calls to his manservant over the blood pooling around Eli’s head, and so is the film. Quite distinct from the stylistic approach to the former scene of Oedipal conflict, this dénoument is harshly lit from above (it is set in a subterranean bowling alley in Plainview’s mansion), and shot mostly in medium distance shots from a low angle, to accentuate not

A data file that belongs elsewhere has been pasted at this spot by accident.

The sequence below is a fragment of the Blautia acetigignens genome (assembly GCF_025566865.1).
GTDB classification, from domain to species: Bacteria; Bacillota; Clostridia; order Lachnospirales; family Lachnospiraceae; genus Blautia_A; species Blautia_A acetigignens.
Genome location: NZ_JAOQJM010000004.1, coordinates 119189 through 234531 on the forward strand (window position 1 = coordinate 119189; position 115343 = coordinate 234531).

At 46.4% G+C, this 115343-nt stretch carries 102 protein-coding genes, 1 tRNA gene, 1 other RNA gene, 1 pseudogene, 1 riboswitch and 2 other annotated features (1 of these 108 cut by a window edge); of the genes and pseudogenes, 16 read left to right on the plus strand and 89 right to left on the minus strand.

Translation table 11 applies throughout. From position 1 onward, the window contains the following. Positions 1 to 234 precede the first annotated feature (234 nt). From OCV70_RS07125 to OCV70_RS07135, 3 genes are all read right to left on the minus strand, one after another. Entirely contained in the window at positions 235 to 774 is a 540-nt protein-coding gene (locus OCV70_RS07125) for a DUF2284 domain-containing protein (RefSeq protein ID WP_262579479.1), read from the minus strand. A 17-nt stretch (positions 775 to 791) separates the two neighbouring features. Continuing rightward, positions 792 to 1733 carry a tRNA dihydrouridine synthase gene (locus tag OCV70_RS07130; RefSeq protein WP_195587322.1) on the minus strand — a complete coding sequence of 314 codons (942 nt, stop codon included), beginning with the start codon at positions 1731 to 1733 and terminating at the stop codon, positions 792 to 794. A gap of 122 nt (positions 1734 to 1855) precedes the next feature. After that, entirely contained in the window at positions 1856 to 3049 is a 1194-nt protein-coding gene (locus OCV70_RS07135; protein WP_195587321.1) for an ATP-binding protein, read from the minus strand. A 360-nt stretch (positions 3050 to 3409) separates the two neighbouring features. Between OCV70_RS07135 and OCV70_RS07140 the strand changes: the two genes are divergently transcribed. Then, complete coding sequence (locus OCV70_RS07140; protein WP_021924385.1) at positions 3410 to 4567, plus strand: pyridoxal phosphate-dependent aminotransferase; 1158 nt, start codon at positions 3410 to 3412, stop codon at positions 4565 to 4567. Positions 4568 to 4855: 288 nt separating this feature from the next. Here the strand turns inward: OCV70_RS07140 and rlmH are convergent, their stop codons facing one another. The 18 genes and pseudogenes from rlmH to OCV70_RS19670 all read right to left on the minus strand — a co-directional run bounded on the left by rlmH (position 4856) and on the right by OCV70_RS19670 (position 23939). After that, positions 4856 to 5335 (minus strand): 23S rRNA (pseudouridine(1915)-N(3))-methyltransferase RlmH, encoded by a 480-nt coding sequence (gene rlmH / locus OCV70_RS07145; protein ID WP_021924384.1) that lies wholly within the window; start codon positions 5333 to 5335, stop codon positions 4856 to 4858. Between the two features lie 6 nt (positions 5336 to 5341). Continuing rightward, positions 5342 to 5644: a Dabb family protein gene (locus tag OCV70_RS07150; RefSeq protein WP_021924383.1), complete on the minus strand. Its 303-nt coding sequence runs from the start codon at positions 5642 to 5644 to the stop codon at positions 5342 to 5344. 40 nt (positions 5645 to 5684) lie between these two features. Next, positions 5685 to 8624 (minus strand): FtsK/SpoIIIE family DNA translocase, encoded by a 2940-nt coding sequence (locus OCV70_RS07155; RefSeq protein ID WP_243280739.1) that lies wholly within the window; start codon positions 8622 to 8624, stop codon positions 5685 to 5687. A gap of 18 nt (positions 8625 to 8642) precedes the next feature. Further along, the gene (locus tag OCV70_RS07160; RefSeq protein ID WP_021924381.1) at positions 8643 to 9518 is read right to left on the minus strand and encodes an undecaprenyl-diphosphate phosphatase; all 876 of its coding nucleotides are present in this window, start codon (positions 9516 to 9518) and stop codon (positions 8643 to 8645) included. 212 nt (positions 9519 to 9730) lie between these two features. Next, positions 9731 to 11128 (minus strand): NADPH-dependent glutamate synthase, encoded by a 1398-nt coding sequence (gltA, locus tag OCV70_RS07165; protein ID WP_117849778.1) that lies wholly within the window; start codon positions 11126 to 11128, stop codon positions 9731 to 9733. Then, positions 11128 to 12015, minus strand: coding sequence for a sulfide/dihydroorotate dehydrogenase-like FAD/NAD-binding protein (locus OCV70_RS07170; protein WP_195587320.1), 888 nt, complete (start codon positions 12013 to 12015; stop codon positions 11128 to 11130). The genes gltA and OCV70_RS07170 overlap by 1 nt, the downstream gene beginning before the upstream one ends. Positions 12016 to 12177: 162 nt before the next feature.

“You’re lazy, and you’re stupid. Do you think God is going to save you for being stupid? He doesn’t save stupid people, Abel.” the affective images of the player’s faces, but the angularity and physical substance of their bodies. Moreover, the scene is deliberately “excessive” in tone, in contradistinction to the sister scene’s severe minimalism, and to some extent played for laughs, as Day Lewis mimics sucking milkshakes from a straw and generally presses his monstrous, over-thetop performance to new extremes of scene-chewing grotesquerie.